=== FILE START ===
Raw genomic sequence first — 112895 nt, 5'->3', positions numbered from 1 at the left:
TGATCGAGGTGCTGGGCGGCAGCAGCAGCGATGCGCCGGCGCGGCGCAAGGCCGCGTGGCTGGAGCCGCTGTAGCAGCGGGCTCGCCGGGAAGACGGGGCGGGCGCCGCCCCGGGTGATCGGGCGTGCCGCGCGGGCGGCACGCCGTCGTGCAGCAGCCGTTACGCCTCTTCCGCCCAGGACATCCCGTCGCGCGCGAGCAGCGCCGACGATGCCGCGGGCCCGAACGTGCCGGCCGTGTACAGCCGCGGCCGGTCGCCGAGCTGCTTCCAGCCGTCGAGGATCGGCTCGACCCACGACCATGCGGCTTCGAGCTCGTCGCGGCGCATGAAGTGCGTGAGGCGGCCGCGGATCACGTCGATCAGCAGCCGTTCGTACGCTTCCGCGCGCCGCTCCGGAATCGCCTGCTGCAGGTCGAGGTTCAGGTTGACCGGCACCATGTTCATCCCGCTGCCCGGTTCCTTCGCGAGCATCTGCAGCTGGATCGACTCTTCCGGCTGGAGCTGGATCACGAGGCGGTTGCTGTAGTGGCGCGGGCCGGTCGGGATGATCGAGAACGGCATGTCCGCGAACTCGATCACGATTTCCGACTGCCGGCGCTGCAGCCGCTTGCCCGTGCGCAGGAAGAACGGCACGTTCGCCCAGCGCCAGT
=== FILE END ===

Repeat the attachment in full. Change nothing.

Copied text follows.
Raw genomic sequence first — 112895 nt, 5'->3', positions numbered from 1 at the left:
TGATCGAGGTGCTGGGCGGCAGCAGCAGCGATGCGCCGGCGCGGCGCAAGGCCGCGTGGCTGGAGCCGCTGTAGCAGCGGGCTCGCCGGGAAGACGGGGCGGGCGCCGCCCCGGGTGATCGGGCGTGCCGCGCGGGCGGCACGCCGTCGTGCAGCAGCCGTTACGCCTCTTCCGCCCAGGACATCCCGTCGCGCGCGAGCAGCGCCGACGATGCCGCGGGCCCGAACGTGCCGGCCGTGTACAGCCGCGGCCGGTCGCCGAGCTGCTTCCAGCCGTCGAGGATCGGCTCGACCCACGACCATGCGGCTTCGAGCTCGTCGCGGCGCATGAAGTGCGTGAGGCGGCCGCGGATCACGTCGATCAGCAGCCGTTCGTACGCTTCCGCGCGCCGCTCCGGAATCGCCTGCTGCAGGTCGAGGTTCAGGTTGACCGGCACCATGTTCATCCCGCTGCCCGGTTCCTTCGCGAGCATCTGCAGCTGGATCGACTCTTCCGGCTGGAGCTGGATCACGAGGCGGTTGCTGTAGTGGCGCGGGCCGGTCGGGATGATCGAGAACGGCATGTCCGCGAACTCGATCACGATTTCCGACTGCCGGCGCTGCAGCCGCTTGCCCGTGCGCAGGAAGAACGGCACGTTCGCCCAGCGCCAGT